Second. The danger posed by the Louisiana courts' definition of 'breach of the peace'-that it might sweep within its broad scope activities that are constitutionally protected-is no less present when read in conjunction with 'public building' than when read with 'public street' and 'public sidewalk.' The constitutional protection for conduct in a public building undertaken to desegregate governmental services provided therein derives from both the First Amendment guarantees of freedom of speech, petition and assembly, [5] and the Equal Protection Clause's prohibition against racial segregation of governmental services and facilities. Overbreadth in the public building phase might inhibit the exercise of these constitutional rights by threatening punishment of the initial efforts to secure such desegregation. For example, the public building phase of § 14:103.1 might be read as reaching the conduct of two Negroes who did nothing more than enter a library restricted to whites, request a book and refuse to leave when ordered to do so before service was rendered. The conduct of the two Negroes would be as constitutionally protected as the conduct of the Negro who refused to leave the white section of a segregated courtroom, Johnson v. State of Virginia, 373 U.S. 61, 83 S.Ct. 1053, 10 L.Ed.2d 195, and yet their conduct would be punishable under § 14:103.1 because their purpose could be deemed 'to agitate, to arouse from a state of repose, to molest, to interrupt, to hinder, to disquiet.'

In light of these possible clearly unconstitutional applications of the statute, we need not decide whether petitioners' actual conduct is constitutionally protected; for 'in appraising a statute's inhibitory effect upon such rights, this Court has not hesitated to take into account possible applications of the statute in other factual contexts besides that at bar.' N.A.A.C.P. v. Button, 371 U.S. 415, 432, 83 S.Ct. 328, 337, 9 L.Ed.2d 405. It suffices that petitioners' conduct was arguably constitutionally protected and was 'not the sort of 'hard-core' conduct that would obviously be prohibited under any construction' [6] of § 14:103.1. It was engaged in to achieve desegregation of the library through a request for service and a protest, expressed by petitioners' continued presence. Petitioners were orderly and quiet. Their continued presence, for a relatively short period of time, did not interfere with the functioning of the library. Their presence might have embarrassed and unnerved the librarians, who had in the past faithfully observed the policy of segregation; but such 'vague disquietudes' [7] do not take petitioners' conduct outside the appropriate limits. The sheriff gave petitioners no reason for the order to leave, [8] and thus petitioners might have reasonably believed that they were being ejected only because they were Negroes seeking to exercise their constitutional rights; [9] as my Brother Black observed in Feiner v. People of State of New York, 340 U.S. 315, 327, 71 S.Ct. 303, 310, 95 L.Ed. 265, 'at least where time allows, courtesy and explanation of commands are basic elements of good official conduct in a democratic society.'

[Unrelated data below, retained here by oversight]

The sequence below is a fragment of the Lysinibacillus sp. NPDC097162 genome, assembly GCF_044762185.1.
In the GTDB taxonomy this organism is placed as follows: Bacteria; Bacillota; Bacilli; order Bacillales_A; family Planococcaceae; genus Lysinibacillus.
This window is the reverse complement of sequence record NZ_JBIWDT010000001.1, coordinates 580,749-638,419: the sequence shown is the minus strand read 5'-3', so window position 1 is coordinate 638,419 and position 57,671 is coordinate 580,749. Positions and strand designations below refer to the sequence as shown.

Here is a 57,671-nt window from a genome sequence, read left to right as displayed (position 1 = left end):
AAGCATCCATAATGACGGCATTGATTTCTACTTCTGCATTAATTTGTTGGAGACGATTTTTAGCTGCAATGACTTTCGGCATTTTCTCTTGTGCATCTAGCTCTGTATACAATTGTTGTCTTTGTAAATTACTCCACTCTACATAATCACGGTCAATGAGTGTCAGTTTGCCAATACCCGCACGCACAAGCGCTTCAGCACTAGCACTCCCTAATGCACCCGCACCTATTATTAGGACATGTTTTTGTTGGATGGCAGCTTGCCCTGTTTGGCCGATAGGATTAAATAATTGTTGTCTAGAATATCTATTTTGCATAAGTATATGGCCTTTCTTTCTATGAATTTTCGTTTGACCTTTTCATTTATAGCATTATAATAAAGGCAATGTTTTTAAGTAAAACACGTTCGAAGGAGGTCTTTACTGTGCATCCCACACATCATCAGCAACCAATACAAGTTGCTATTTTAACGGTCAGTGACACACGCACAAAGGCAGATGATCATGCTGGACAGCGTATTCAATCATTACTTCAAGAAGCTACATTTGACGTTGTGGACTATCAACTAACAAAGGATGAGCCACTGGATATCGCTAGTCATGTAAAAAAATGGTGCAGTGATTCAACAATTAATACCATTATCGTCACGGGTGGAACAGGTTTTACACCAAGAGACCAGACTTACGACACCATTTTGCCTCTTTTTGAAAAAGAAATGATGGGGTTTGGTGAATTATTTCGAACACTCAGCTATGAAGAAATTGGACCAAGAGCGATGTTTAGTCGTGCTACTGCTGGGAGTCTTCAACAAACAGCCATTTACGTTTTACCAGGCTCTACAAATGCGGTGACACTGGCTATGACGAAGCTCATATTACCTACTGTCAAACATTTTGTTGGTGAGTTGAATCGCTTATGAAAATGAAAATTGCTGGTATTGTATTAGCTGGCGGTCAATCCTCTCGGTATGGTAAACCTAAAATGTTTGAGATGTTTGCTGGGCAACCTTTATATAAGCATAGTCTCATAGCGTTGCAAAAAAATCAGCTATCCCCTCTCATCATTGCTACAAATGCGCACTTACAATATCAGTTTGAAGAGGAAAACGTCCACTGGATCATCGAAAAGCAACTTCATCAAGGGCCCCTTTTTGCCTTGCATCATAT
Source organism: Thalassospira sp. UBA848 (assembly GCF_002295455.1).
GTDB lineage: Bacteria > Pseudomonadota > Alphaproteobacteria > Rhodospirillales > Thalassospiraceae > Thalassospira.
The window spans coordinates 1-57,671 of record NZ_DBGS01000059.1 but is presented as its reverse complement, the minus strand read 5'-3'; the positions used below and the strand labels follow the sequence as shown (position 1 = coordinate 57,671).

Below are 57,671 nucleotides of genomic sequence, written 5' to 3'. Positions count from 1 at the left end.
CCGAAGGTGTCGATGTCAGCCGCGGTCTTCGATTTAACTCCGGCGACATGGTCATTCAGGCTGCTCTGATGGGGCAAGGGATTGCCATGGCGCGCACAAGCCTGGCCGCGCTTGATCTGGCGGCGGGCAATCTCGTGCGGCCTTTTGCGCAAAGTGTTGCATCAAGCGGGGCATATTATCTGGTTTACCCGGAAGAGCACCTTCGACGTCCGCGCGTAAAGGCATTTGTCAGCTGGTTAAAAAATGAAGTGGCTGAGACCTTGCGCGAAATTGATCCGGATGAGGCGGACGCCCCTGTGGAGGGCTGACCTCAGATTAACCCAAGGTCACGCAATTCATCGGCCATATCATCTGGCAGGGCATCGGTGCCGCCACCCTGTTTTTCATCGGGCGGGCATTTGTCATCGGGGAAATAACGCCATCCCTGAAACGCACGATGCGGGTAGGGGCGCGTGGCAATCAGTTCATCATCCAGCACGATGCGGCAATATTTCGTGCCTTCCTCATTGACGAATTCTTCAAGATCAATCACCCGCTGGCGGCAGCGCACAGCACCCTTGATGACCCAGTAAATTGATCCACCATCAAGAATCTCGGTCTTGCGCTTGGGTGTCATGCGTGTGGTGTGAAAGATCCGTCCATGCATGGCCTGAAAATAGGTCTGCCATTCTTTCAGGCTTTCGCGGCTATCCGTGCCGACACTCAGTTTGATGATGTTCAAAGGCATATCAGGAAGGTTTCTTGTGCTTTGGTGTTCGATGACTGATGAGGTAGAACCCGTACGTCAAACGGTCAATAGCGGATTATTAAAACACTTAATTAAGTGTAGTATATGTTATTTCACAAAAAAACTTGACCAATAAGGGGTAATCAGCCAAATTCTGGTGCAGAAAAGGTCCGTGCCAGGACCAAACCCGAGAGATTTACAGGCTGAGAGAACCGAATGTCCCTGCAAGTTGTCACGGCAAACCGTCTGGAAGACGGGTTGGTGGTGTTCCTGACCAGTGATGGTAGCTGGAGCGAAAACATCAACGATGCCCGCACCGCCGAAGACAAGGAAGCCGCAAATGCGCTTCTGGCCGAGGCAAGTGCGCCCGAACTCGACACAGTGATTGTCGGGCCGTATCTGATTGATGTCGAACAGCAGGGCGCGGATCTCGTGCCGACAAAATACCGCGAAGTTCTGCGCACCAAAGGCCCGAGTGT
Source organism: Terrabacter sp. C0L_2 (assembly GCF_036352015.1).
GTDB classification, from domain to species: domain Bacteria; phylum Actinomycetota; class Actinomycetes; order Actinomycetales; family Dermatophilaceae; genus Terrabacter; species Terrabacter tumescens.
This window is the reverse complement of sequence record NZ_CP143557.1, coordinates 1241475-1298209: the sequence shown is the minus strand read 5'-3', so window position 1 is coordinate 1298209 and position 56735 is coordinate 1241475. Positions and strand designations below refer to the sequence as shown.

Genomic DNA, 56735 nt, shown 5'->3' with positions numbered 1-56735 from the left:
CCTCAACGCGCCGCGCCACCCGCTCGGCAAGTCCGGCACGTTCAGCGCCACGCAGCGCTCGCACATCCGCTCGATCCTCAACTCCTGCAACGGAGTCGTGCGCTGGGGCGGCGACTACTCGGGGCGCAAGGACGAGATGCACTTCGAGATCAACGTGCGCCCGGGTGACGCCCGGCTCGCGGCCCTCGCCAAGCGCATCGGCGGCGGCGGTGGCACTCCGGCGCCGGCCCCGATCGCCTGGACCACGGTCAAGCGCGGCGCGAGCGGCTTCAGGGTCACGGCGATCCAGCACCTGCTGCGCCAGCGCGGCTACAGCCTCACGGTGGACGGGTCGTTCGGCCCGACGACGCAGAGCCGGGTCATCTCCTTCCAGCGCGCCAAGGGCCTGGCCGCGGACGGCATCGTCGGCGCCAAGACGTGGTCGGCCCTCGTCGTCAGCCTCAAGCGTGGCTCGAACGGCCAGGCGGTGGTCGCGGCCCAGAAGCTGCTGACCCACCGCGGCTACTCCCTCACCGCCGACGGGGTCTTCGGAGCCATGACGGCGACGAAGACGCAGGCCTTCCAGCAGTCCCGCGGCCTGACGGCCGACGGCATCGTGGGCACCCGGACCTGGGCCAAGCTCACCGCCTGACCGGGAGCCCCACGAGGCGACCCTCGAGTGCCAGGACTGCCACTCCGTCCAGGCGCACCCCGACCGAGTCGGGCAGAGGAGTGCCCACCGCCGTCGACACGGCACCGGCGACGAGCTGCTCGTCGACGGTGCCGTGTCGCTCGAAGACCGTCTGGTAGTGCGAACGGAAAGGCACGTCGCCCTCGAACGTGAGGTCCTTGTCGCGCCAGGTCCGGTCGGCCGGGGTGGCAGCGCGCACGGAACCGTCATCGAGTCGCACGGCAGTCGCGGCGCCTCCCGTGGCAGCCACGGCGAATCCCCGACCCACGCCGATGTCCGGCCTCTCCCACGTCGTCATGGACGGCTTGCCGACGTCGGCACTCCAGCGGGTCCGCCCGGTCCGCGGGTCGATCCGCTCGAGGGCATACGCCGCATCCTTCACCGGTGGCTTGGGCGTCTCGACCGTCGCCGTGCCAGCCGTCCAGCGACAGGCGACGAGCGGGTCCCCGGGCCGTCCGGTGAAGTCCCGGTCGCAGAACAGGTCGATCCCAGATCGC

Since the overbreadth of § 14:103.1 as construed clearly requires the reversal of these convictions, [10] it is wholly unnecessary to reach, let alone rest reversal, as the prevailing opinion seems to do, on the proposition that even a narrowly drawn 'statute cannot constitutionally be applied to punish petitioners' actions in the circumstances of this case.'

NotesEdit

^1  See Shuttlesworth v. City of Birmingham, 382 U.S. 87, 99, 86 S.Ct. 211, 217, 15 L.Ed.2d 176 (concurring opinion); Dombrowski v. Pfister, 380 U.S. 479, 491, n. 7, 85 S.Ct. 1116, 1123, 14 L.Ed.2d 22.

^2  Compare Joseph Burstyn, Inc. v. Wilson, 343 U.S. 495, 72 S.Ct. 777, 96 L.Ed. 1098, and Commercial Pictures Corp. v. Regents, 346 U.S. 587, 74 S.Ct. 286, 98 L.Ed. 329, with Kingsley Int'l Pictures Corp. v. Regents, 360 U.S. 684, 79 S.Ct. 1362, 3 L.Ed.2d 1512.

^3  In declaring the statute unconstitutional for overbreadth the Court in Cox relied heavily on Terminiello v. City of Chicago, 337 U.S. 1, 69 S.Ct. 894, 93 L.Ed. 1131, a case involving the application of a breach of the peace ordinance to an individual purporting to exercise First Amendment rights in an auditorium, not on the streets or sidewalks.

^4  La.Acts 1963, No. 91, amending and re-enacting La.Rev.Stat. § 14:63.3 (Cum.Supp.1962). The dissent refers to subdivision (4) of § 14:103.1 to support its view that subdivision (1), the basis for the charges and the convictions, 'is to all intents and purposes aimed at trespassers on government property.' Post, p. 162. However, subdivision (4) is also modified by the introductory clause 'Whoever with intent to provoke a breach of the peace, or under circumstances such that a breach of the peace may be occasioned thereby'; and thus to establish a violation of that subdivision more than the refusal to leave the 'premises of another' after an order to do so would have to be proved.

^5  Cf. N.A.A.C.P. v. Button, 371 U.S. 415, 428-431, 83 S.Ct. 328, 335-337, 9 L.Ed.2d 405; Garner v. State of Louisiana, 368 U.S. 157, 201-202, 82 S.Ct. 248, 271-272, 7 L.Ed.2d 207 (opinion of Mr. Justice Harlan):